With the second album, Petty Crimes (2017) the band made some subtle yet fundamental changes in their approach. They diversified, adding an alternative vibe to some of the songs, especially in a few of the introductions that show off various guitar sounds and D’Souza’s low end. Personally, I like the new direction, if only because clever dynamics are one of the band’s strong points, and the application here enhances this particular part of their overall vision. The singles they have gone with have reflected these changes, none more than the wonderfully painful, Woke Up Alone, as presented in their YouTube video, up close and real, featuring D’Souza in tears and hot rage, eyes smeared underneath with tragic mascara, hair in her fists…scorn and rejection personified. Powerful stuff. Like the first album? No, different house, though the neighborhood is still very much Kill For Eden.
Moreover, the latest single, Love You So, has a distinct pop feel, and the feeling you get is that teenagers will love singing along with this one, in front of their mirrors with a hairbrush, shaking their hair all around. The video for this is shot in some sort of institution’s basement hallways, or maybe the lower level of a concert venue, and while D’Souza struts in her short black skirt and high black boots, singing coquettishly, the rest of the band walks behind her holding guns and wearing cartoonish masks. As said, this is a divorce from what we have already seen (and heard) from this band, but in a way, it is not. First of all, the song is credible on its own grounds. Second, the name of the game with these artists is to change it, and so a move from “rejected bitch” to “sassy tart” fits the overall paradigm more as a delicious puzzle piece, than a move in any particular direction. Even better, is the idea that D’Souza plays this whole thing tongue and cheek, making us evaluate it as compared with some of her other “masks,” and we inevitably enter a hall of mirrors, similar to when we read those classic novels through which the given author leaves just enough controversy and narratorial distance, that we have to search our own experiences to fill in the blanks.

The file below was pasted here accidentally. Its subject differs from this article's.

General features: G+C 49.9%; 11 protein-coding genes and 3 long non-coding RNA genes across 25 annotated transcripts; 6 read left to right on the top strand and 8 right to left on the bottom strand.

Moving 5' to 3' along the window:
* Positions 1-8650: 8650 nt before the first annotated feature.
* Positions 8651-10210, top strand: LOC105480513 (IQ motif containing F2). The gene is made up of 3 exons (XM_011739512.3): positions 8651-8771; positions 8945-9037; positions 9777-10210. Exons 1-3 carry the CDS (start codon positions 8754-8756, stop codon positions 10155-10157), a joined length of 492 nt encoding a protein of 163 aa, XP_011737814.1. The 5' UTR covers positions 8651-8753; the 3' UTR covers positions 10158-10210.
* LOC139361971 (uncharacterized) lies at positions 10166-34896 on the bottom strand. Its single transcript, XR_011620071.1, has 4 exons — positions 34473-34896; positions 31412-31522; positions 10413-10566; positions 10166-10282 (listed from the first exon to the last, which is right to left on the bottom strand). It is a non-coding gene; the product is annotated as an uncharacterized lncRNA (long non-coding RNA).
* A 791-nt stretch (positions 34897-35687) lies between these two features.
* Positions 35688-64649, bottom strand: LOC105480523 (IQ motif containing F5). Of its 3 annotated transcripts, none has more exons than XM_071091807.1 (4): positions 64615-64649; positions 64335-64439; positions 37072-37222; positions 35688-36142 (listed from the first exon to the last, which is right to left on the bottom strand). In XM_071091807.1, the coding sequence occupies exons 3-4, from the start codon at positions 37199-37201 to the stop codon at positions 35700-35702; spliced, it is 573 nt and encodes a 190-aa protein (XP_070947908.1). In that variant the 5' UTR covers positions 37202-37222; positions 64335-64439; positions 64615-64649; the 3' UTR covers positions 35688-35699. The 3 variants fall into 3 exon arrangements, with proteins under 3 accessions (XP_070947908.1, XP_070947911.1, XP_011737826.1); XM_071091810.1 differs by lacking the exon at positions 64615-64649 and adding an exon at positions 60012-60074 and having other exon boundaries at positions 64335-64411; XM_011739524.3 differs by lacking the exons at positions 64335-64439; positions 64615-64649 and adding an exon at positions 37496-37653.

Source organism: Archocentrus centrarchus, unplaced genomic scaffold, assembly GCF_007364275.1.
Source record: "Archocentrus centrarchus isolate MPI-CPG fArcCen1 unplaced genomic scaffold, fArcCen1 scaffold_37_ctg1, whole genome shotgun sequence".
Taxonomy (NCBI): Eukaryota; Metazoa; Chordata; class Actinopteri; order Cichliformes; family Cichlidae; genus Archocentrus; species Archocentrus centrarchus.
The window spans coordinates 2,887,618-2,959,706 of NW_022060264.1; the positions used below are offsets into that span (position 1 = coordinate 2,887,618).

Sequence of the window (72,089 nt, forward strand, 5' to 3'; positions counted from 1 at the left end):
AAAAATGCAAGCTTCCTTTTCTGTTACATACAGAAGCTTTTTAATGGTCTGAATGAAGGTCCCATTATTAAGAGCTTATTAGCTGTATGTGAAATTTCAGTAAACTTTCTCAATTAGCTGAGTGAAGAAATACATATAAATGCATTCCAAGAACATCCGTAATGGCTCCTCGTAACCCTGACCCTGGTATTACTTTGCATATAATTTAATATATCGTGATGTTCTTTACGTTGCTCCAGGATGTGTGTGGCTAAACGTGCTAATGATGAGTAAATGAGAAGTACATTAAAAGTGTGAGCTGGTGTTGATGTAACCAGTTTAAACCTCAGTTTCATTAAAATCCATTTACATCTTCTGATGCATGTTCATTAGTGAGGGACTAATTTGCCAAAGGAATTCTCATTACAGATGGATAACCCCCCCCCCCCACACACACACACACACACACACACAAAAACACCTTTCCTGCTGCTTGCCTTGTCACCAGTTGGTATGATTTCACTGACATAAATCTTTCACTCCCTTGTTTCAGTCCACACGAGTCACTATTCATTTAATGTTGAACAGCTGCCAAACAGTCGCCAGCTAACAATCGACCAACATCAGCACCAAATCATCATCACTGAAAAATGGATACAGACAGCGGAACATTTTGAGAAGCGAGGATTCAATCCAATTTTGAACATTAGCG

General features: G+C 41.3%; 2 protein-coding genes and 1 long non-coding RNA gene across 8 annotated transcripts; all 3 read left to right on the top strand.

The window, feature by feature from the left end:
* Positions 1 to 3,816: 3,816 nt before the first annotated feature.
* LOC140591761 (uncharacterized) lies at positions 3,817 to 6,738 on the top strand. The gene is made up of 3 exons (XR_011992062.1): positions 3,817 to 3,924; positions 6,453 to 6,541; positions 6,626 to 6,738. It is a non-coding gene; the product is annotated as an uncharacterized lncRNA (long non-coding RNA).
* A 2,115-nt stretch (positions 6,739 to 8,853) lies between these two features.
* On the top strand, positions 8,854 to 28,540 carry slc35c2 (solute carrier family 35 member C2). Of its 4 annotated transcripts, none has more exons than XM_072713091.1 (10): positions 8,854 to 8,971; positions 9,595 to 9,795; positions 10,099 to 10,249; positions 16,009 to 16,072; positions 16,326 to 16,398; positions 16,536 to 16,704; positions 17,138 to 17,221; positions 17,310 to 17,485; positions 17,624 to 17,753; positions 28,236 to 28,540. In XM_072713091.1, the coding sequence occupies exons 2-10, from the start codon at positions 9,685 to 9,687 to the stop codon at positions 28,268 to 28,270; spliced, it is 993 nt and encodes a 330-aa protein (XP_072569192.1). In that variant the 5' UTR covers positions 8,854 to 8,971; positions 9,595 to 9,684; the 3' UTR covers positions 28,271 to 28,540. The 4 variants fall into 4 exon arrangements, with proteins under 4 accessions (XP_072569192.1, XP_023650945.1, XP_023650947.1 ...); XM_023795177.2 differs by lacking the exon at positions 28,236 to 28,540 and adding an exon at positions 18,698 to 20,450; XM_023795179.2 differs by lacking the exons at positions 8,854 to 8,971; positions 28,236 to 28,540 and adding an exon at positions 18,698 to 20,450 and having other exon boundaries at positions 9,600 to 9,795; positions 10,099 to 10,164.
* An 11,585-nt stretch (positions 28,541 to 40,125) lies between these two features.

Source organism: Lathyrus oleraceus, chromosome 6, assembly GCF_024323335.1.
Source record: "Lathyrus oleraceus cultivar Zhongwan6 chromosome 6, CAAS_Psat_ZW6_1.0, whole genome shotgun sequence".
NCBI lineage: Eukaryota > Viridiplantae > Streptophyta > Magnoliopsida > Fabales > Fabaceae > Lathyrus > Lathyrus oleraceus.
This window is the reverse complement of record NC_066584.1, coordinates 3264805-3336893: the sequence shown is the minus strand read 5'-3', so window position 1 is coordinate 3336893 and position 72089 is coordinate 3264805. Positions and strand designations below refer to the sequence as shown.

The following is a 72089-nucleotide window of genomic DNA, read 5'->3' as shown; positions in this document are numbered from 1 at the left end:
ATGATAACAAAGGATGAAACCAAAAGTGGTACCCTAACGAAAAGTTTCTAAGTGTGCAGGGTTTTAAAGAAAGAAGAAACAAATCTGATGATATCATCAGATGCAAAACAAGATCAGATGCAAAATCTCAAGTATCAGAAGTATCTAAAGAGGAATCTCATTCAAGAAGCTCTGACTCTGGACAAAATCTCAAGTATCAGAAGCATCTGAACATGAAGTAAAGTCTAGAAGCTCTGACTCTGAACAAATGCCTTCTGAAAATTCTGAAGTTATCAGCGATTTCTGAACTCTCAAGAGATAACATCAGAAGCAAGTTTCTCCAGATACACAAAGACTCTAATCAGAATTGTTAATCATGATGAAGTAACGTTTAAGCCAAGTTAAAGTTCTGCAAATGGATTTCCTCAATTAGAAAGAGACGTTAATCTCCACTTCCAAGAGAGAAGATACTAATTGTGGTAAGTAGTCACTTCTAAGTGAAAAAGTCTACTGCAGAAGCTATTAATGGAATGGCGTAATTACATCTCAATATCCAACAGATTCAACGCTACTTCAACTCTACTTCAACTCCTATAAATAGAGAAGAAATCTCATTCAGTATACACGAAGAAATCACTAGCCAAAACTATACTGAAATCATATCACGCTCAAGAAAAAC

The rest of the album is no less brilliant.
“Army of Ants” is pure funky rock and roll, showing off rhythm and swag, along with D’Souza’s high range. “Brave New World” starts off with acoustic guitars and features an ethereal high vocal at the 1:58 mark that is spellbinding. “Burn Out” has a good hard edge that uses a vocal with an alternative twinge to an effect that is nothing short of alluring, (I have to go out of order here) and “Sticks Man,” linked to the former song almost as a continuation, is nothing short of good fucking music (and I mean “fucking” as the verb, not the adjective). Rarely do I hear a song that simply exudes and personifies sex like this one, and I don’t think it is a coincidence that the title of the record is a rhyme line in it: “Guilt is a state of mind / It’s just a petty crime.” Album theme? How about a band mission statement? Seems to me that they are selling the idea that pain, beauty, desire, and art are all a part of a slightly sinful yet ultimately glorious underside existing in all of us, just beneath the surface, ready to explode.